As peaceful protestors across this city have demanded justice against racism and brutality, they’ve faced police clad in military-grade riot gear. Sound grenades. Tear gas. Rubber bullets. Our streets look like a warzone.
Last Friday, Mayor Durkan and Chief Best issued a 30-day suspension of the use of tear gas, which was banned from warfare in the 1993 Geneva Protocol. Nevertheless, the Seattle Police Department fired pepper spray and tear gas the following nights, poisoning crowds of protestors. In the midst of a global pandemic that compromises the lungs, this was how the police responded.
For many white people, this exposure to police brutality may be new and shocking. For the Black community, there is nothing shocking. Murder and systemic abuse at the hands of law enforcement are centuries old: how to avoid confrontations with police are conversations Black families plan for.
In just the last year, YouthCare lost eight current or former YouthCare clients that we know of. Two of them died at the hands of the police. One was paralyzed from the waist down and shot over 30 times. All of the lives lost were young and full of potential. Seven of those eight young people were Black.
We’ve seen excessive force at YouthCare when police respond to our young people, we’ve seen it when they’ve aggressively treated our Black staff differently than our white staff, and we’ve seen it when they held an employee at gunpoint. That staff member was Black. Most recently, we’ve seen it when our staff and clients protested in the streets last week and were flash-bombed and tear-gassed.
This moment demands us to confront the pervasive and brutal normalization of physical, political, and economic violence against communities of color, and particularly the Black community. As an organization that has committed itself to social justice, YouthCare, too, is looking in the mirror, and examining how we’ve perpetuated what’s reflected back.
This is a moment of reckoning. Our nation—and our agency—must work to end the historic and continued practice of state-sanctioned violence: physical violence, that kills Black and Brown people, and economic violence, that keeps Black and Brown communities locked in cycles of poverty, limiting economic opportunity and access. YouthCare commits to taking action on both.
Mayor Durkan, we must listen to Black-led organizations in our community and their calls for action. YouthCare supports Black Lives Matter Seattle-King County and the collective for King County Equity Now in their repeated calls to:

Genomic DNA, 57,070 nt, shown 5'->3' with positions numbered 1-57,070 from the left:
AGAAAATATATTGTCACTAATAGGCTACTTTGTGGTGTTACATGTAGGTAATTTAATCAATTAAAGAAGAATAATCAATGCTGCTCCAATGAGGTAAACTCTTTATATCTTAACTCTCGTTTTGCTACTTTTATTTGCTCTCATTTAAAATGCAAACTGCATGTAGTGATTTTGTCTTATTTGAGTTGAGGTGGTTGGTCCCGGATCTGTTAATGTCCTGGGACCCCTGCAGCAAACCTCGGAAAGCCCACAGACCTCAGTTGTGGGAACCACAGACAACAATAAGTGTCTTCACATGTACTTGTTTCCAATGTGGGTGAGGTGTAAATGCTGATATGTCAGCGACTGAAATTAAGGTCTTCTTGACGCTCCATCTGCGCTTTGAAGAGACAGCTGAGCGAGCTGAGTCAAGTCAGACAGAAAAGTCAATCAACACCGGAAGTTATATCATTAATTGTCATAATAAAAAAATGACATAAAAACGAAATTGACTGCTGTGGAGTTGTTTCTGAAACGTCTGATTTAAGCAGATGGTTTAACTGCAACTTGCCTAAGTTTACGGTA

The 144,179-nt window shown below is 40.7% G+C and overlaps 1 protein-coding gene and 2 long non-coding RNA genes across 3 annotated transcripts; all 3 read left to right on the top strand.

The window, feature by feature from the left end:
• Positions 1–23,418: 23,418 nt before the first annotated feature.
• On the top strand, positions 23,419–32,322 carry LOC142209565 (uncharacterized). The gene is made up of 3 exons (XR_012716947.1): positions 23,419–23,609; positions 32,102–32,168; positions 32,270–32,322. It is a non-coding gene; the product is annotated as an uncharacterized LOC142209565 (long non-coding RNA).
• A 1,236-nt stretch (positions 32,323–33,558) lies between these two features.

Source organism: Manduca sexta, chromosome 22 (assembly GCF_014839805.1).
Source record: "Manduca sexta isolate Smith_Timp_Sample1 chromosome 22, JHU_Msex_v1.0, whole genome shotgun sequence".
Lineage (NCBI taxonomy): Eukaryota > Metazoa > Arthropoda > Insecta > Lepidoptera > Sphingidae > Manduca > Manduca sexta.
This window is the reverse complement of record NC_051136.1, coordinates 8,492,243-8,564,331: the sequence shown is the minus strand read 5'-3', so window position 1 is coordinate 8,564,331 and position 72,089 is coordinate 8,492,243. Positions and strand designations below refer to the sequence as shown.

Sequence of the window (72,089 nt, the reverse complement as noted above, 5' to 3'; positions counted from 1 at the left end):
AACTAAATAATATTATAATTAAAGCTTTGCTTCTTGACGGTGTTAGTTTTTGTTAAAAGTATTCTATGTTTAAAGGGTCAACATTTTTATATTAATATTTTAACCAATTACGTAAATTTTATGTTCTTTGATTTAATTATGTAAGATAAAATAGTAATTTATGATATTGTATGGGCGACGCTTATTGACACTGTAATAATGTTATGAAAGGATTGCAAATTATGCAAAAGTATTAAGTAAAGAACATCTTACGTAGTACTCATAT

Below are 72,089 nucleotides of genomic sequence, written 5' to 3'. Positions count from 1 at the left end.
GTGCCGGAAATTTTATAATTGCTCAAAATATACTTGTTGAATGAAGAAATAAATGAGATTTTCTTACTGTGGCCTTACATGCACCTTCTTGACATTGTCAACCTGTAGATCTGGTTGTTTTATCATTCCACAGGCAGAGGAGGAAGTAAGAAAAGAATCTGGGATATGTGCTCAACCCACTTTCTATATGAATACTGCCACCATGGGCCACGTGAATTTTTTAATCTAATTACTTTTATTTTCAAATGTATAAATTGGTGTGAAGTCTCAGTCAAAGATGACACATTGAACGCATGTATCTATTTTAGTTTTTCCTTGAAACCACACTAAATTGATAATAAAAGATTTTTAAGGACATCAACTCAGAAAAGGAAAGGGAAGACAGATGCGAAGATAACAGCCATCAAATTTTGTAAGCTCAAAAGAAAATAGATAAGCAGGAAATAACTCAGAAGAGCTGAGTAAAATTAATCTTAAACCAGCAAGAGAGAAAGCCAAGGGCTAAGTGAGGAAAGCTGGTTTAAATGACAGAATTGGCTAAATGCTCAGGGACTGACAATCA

Defund & redistribute police funding and reinvest in communities
The over-policing and mass incarceration of our Black and Brown communities, including the young people YouthCare serves, must end. We urge the City to redistribute $180 million from the Seattle Police Department (SPD) budget into communities of color that have seen the harshest and most destructive impacts of racist laws and institutions. The City should reallocate these funds by investing in Black-led organizations working to build up, educate, and heal underserved and oppressed communities as well as in community-led safety strategies and services.
Demilitarize the police
Communities do not become safer by making the police look like they’re at war. SPD should demilitarize its equipment and practices, including the immediate release of protestors and cessation of attacks, arrests, and violent methods against protesters. Police practices should focus on non-nonviolent de-escalation strategies; additionally, the city should reverse its criminalization of homelessness by investing in housing and stop sweeping individuals when there are no places for them to live.
Hold police accountable
Police must be held accountable when they abuse their power and use excessive force. Officers should keep their body cameras on through their shifts, display their badge numbers, and face consequences for not doing so. Independent community oversight boards led by communities of color should be empowered to impact policies and disciplinary procedures in union contracts.
To all our donors and partners reading this statement, we ask you to join us in taking action against state-sanctioned physical violence. You can read Black Lives Matter Seattle-King County’s statement and sign the petitions on this page.